Pay-TV services in Asia surpasses North American connections

MUMBAI: Pay-TV services connect with almost 363 million homes in Asia, has surpassed North America where pay-TV reaches 121 million, as per the Asia Pacific pay-TV industry research carried out by the Cable & Satellite Broadcasting Association of Asia (CASBAA).

Pay-TV in Asia has reached the tipping point of 50 percent penetration of all Asian TV homes. This development opens the door to massive growth in ad revenues over the next five years.

Pay-TV penetration varies dramatically across the region. South Korea, with a penetration rate of 99 percent has the highest penetration while Indonesia with penetration of 3 percent of TV homes has the lowest. Growth in the pay-TV industry is primarily driven by India (75 percent penetration of all TV homes) and China (48 percent) but Pakistan, Thailand and Vietnam are contributing significantly to this growth.

Nevertheless, in terms of revenues earned, pay-TV in Asia continues to lag behind North America and Western Europe in both penetration and revenues. According to data firm SNL Kagan, in North America, pay-TV reaches 87.7 percent of households and generated US$102.50 billion in revenues in 2010, while Western Europe enjoys penetration of 61.9 percent and revenues of US$41.04 billion. In 2010 pay-TV in Asia will generate a little over US$30 billion from its 50 percent penetration rate.

“Asia now leads the world in multichannel TV connections, with growth only expected to accelerate. With more than 50% penetration across the region and the lion’s share of the high net worth audience, subscription TV is more attractive than ever to subscribers, advertisers and investors,” said CASBAA CEO Simon Twiston Davies.


Another insight offered by CASBAA during its annual Convention in Hong Kong is that – according to an annual piracy survey by CASBAA and Standard Chartered Bank – over US$2 billion will have been lost to piracy this year. CASBAA noted that this loss, while high, does not include revenues lost to internet piracy.

Revenues lost through piracy damage not just pay-TV operators, but also regional governments. Research undertaken by PwC reveals that at least US$262 million is lost annually from government coffers. This includes lost corporate profits tax in 2010 of US$195 million and VAT/GST (US$67 million).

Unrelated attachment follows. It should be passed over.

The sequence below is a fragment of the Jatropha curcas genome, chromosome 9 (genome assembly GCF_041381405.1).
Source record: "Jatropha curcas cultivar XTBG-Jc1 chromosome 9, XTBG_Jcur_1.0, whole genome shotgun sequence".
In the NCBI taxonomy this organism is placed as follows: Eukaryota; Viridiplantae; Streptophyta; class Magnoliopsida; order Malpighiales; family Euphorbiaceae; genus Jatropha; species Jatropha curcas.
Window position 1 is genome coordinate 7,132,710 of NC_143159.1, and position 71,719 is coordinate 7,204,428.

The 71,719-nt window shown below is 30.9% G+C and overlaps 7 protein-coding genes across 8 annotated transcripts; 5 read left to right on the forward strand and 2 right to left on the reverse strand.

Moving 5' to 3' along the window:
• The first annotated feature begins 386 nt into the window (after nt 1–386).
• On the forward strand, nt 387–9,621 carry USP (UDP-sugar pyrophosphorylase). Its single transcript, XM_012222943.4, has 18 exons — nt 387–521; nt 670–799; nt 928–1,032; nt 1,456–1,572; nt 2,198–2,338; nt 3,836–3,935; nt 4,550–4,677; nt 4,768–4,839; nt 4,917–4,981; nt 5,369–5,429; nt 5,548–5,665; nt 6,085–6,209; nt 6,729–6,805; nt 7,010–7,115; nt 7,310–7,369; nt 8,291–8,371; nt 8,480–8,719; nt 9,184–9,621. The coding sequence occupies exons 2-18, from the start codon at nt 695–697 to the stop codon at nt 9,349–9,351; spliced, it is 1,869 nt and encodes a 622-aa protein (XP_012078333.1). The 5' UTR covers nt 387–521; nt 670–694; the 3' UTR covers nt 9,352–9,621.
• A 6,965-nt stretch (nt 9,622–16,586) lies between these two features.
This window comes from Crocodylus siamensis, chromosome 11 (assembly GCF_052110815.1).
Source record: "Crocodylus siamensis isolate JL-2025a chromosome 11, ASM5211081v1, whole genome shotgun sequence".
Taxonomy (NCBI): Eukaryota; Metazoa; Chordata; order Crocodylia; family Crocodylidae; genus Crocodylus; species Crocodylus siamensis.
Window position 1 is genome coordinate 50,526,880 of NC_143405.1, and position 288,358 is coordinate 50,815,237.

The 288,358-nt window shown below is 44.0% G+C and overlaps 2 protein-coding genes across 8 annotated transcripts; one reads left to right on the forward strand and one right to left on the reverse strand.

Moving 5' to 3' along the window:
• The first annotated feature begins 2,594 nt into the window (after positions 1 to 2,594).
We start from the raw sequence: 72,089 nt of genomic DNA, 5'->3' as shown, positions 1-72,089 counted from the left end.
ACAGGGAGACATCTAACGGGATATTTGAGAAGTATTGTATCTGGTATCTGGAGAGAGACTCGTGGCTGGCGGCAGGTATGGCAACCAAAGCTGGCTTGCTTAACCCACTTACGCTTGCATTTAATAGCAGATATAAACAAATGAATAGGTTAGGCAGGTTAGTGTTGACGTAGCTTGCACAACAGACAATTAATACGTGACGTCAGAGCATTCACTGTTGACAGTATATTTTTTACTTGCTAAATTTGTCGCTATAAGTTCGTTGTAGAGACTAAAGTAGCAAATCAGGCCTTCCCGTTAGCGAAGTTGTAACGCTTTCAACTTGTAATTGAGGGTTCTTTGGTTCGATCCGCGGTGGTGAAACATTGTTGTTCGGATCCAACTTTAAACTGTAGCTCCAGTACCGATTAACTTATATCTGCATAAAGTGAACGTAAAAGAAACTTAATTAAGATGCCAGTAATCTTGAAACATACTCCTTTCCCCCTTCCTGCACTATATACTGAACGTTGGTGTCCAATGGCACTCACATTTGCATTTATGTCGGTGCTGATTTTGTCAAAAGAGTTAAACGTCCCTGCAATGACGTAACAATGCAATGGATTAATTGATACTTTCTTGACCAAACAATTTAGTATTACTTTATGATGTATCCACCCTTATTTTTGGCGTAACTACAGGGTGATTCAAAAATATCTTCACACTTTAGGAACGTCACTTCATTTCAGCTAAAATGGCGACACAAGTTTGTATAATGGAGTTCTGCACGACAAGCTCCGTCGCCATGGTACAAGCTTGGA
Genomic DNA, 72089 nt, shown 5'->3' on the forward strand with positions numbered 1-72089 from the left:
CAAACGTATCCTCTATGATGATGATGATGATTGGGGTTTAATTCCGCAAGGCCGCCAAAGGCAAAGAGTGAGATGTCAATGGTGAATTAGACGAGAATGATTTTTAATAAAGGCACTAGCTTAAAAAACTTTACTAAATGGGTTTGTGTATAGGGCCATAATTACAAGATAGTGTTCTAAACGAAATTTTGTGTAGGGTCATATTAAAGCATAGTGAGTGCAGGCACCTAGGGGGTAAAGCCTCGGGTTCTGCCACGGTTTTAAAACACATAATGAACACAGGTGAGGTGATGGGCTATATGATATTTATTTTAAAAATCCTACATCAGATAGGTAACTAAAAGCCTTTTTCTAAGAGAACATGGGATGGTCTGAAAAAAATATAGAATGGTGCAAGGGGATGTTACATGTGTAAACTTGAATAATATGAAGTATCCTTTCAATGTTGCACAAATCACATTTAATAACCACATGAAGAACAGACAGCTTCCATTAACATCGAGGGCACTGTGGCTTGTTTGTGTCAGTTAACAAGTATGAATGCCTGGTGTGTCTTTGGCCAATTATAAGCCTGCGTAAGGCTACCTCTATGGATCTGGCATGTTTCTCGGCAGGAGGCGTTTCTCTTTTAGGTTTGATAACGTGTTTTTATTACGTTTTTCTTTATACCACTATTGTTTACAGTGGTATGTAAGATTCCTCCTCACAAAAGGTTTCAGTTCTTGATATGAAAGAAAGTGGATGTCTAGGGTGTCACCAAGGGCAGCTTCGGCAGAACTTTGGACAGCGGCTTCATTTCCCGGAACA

According to CASBAA, governments worst hit by piracy include Thailand, Pakistan and the Philippines, which in 2010 will have lost US$87 million, US$63 million, and US$38 million respectively.

Despite these hurdles, the increasing digitization of pay-TV in Asia combined with the ongoing commitment from governments, regulators, operators and content providers to eradicate piracy, continues to have a positive impact across the region as the industry continues on its upward course.

“Technology works,” said Davies. “In Hong Kong we have seen a dramatic fall in revenue leakage to US$1.09 million in the past year.

CASBAA said, “In India, while some regulatory weaknesses leave a huge hole in the industry revenue flow, the government is benefiting from a new will to collect entertainment and business taxes on more than 25 million digital pay-TV subscriptions. Improving digital roll-outs in the Philippines are helping our industry “hold the line” in terms of revenue losses to individuals stealing from the pay-TV operators. An increasing recognition that intellectual property rights enforcement can benefit the entire value chain is gradually taking hold in markets where domestic content has been damaged by theft.

The next big challenge for pay-TV operators and providers of all kinds will be to monetize “the massive on-line opportunity.”